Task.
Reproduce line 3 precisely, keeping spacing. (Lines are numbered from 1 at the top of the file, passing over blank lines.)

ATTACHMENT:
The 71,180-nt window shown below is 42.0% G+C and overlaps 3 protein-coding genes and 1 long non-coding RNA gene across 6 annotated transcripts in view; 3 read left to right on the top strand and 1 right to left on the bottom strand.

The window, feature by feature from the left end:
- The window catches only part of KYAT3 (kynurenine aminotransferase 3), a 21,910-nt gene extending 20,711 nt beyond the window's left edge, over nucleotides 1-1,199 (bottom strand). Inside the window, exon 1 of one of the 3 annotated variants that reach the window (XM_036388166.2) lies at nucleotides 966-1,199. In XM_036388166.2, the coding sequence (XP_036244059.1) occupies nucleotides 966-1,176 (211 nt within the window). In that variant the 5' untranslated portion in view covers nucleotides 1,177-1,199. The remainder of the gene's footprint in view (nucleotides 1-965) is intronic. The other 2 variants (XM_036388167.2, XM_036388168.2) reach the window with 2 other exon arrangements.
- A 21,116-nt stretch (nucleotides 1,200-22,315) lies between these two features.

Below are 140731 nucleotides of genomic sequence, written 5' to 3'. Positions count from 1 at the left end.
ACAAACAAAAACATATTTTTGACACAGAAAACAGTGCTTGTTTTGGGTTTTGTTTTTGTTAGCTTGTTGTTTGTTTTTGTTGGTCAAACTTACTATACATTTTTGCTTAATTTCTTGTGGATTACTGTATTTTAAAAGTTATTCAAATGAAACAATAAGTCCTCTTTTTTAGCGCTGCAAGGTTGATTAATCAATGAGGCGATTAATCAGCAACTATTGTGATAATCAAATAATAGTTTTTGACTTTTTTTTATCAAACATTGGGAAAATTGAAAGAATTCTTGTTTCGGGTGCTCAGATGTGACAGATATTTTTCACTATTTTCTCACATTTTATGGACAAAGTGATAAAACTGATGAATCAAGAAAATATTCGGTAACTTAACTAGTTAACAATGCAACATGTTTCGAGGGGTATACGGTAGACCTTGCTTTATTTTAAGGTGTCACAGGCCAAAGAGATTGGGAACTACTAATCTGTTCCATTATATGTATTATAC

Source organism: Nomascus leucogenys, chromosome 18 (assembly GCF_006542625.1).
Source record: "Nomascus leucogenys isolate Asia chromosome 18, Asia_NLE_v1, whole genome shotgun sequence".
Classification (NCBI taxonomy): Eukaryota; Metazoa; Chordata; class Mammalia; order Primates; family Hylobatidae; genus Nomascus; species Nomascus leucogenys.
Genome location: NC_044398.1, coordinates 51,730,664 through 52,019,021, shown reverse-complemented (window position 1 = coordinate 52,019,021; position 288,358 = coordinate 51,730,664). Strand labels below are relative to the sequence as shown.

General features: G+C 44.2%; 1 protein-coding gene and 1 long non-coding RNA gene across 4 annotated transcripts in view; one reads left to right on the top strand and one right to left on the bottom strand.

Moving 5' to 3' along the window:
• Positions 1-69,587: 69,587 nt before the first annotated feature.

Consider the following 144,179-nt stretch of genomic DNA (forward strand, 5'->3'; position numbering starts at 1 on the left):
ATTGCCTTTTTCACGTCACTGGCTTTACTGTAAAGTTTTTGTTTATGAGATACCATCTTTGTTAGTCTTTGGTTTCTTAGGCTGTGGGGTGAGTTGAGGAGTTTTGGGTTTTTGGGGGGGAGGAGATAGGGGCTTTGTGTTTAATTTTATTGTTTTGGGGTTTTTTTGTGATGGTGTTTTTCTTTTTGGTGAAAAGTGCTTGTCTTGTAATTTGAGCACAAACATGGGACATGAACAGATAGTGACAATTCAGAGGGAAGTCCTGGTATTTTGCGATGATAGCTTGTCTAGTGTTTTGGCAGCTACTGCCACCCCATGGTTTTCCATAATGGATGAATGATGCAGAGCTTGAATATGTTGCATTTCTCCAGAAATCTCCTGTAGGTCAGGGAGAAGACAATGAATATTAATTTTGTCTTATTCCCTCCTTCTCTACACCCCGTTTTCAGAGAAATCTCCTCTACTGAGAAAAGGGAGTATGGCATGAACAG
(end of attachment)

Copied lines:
- The window catches only part of KYAT3 (kynurenine aminotransferase 3), a 21,910-nt gene extending 20,711 nt beyond the window's left edge, over nucleotides 1-1,199 (bottom strand). Inside the window, exon 1 of one of the 3 annotated variants that reach the window (XM_036388166.2) lies at nucleotides 966-1,199. In XM_036388166.2, the coding sequence (XP_036244059.1) occupies nucleotides 966-1,176 (211 nt within the window). In that variant the 5' untranslated portion in view covers nucleotides 1,177-1,199. The remainder of the gene's footprint in view (nucleotides 1-965) is intronic. The other 2 variants (XM_036388167.2, XM_036388168.2) reach the window with 2 other exon arrangements.